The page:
How can I polish my CV?BMJ 2019; 366 doi: https://doi.org/10.1136/bmj.l4903 (Published 29 July 2019) Cite this as: BMJ 2019;366:l4903
Be precise to stand out
Liz O’Riordan, consultant breast surgeon, says, “Getting a job used to be all about the CV, but no one wants to see it anymore. It’s all done online through long, detailed application forms with strict word counts. Don’t wait until you have a week left to apply for a job. Look at it months or even years before you’re thinking of applying. This will show you what boxes you need to tick to get shortlisted.
“You do still need a CV. Most, however, are 20 to 40 pages in length, start with GCSE results, and are boring to read. How can you stand out from the rest?
“When I was applying for a consultant job, my husband suggested I copy the business world and condense my CV onto two sides of paper. It had a huge impact at shortlisting visits. When the medical director said that he didn’t want my CV, I could offer him a single piece of A4—it looked impressive and made it easy for him to remember what I could bring to the post.
“Use the application form as a guide. Start with your career aims—focusing on patient centred, high quality care and governance. Include small sections for research, management, and teaching. Instead of listing every audit, paper, and poster you’ve ever done, summarise the totals and give details of the two or three most relevant for that post. If you’re going for a senior post, you don’t need to include your foundation training or early specialty training posts.
“Finally, ask someone who’s recently been successful to show you their application form —keep asking until someone agrees. It worked for me. And when you do get the job, share your form with your trainees.”
Your CV is a living document
Sophia Bourne, learning and development consultant for the BMA, says, “Your CV fulfils many purposes. It’s a selling document, making that important first impression on a potential employer; it’s a career summary in your portfolio or when networking with colleagues; and it’s a reminder of your entire working life.
“In all forms, your CV is a summary of your education, training, qualifications, skills, achievements, and work experience. It must follow a standardised format—recruiters like a familiar layout—but you have some control over how you present yourself within it. It is tempting to include everything you’ve ever done, but this risks it being an unwieldy and unappealing chronology of your working life. Medical CVs can range from two to eight pages in length, depending on your experience. The key is to keep your information relevant, succinct, organised, and written with the reader in mind—most CVs have less than two minutes to impress.
“For recruitment purposes, your CV must present you to a potential future employer as the best candidate for the role. While retaining the essential information, you can expand or contract examples, and reprioritise elements according to the requirements and priorities of each post. This way, you can ensure that relevant experience, credentials, and achievements stand out to the reader and are easy to find. And, while you may fear that medical CVs can look similar, remember that everyone has unique selling points. Review your CV now and ask yourself, ‘Does this represent me?’ Ask a friend to read it and tell you if they recognise you in it and if you’ve made it easy for a recruiter to see what you offer.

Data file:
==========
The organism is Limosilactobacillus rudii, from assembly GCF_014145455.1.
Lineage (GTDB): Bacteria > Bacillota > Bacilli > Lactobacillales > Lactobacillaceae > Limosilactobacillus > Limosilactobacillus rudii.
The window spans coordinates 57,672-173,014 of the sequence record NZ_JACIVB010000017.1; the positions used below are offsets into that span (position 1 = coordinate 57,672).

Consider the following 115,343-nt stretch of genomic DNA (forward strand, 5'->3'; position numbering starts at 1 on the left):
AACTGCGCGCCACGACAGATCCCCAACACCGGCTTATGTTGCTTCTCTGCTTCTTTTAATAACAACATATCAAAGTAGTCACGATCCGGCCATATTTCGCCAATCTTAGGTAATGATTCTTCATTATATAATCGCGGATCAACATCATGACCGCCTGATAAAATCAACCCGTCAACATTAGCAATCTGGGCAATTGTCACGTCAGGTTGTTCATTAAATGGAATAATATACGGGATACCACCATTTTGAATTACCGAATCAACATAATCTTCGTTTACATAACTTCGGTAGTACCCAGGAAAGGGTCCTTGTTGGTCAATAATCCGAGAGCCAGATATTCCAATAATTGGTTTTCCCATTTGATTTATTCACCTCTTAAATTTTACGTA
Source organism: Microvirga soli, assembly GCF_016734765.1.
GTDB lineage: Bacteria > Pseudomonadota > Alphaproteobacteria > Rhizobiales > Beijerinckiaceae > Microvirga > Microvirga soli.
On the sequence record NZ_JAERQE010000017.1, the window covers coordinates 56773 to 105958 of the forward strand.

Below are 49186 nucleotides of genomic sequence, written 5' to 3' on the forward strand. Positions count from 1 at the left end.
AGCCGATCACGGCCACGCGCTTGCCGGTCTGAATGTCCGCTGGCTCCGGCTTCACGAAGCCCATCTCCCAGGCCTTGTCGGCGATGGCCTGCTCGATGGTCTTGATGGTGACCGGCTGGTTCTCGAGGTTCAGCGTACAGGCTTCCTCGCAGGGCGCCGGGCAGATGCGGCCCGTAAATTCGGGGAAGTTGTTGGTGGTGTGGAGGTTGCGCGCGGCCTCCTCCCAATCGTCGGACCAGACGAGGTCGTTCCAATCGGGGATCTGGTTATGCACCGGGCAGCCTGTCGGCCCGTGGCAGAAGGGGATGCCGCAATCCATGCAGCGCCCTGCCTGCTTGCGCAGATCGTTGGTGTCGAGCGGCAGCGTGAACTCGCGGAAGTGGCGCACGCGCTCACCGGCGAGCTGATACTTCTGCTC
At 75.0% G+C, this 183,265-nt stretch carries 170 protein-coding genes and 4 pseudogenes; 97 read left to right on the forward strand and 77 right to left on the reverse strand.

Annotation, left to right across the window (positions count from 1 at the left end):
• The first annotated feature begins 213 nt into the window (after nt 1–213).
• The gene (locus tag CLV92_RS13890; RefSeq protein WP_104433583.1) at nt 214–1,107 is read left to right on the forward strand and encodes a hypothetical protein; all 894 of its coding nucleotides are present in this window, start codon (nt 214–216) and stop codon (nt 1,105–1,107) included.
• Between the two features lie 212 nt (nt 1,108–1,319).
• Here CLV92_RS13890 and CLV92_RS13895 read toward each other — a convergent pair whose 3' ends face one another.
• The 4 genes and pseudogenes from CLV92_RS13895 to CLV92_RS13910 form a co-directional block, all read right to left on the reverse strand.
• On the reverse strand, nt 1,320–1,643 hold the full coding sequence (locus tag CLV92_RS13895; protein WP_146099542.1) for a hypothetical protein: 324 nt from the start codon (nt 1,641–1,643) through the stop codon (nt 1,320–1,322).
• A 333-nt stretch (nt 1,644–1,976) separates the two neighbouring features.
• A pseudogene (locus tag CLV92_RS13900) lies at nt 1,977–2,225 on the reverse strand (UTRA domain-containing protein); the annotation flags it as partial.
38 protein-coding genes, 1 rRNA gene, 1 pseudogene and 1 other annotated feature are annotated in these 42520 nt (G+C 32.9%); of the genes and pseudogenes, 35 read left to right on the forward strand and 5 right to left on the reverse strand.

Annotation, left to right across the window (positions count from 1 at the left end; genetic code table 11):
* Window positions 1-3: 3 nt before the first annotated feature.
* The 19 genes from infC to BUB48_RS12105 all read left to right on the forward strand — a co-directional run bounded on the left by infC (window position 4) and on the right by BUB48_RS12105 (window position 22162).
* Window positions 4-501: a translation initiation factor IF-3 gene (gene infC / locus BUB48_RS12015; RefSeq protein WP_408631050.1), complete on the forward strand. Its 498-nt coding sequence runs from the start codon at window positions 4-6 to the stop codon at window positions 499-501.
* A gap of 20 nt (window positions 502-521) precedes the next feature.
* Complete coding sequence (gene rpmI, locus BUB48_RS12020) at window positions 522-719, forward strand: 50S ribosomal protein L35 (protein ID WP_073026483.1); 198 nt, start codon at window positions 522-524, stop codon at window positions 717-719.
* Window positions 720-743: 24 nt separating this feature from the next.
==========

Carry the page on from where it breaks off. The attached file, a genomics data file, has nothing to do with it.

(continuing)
“Remember, your CV is a living, breathing document—nurture it throughout your medical career.”
Inject some personality
Fizzah Ali, neurology registrar and editor-in-chief of Medical Woman, says “Consider your CV the electronic equivalent of a first impression, a document of your professional experiences, and a catwalk of your unique skill set. In short, it should reflect your professional life while being electronically condensed, tailored with consideration, and presented with personality.
“Start with the basics. An introduction should be kept brief, mentioning your current roles. A list of qualifications is essential and some elements of your employment history may need to elaborated on—for example, if flexible working has led to longer placements.
“Lists of oral and poster presentations, publications, and courses should be trimmed. Select the most relevant for the role you are applying for. I also include a few lines on extracurricular activities; after all, a healthy personal life feeds a healthy professional life.
“Once the framework of your CV is in place, give special consideration to the skills and experiences the role you are applying for requires. Often, we are presented with a set of essential and desired criteria for a post and these can be weaved in and elaborated upon.
“Presentation is important; a lengthy CV may bring personal pleasure and a sense of achievement, but an employer wants to see the relevant highlights. When applying for more creative roles the layout can function as your sales pitch, taking a different form to the one you use for clinically centred roles.
“Remember, as trainees we have access to professional careers advice, as well as constructive feedback from more experienced colleagues.”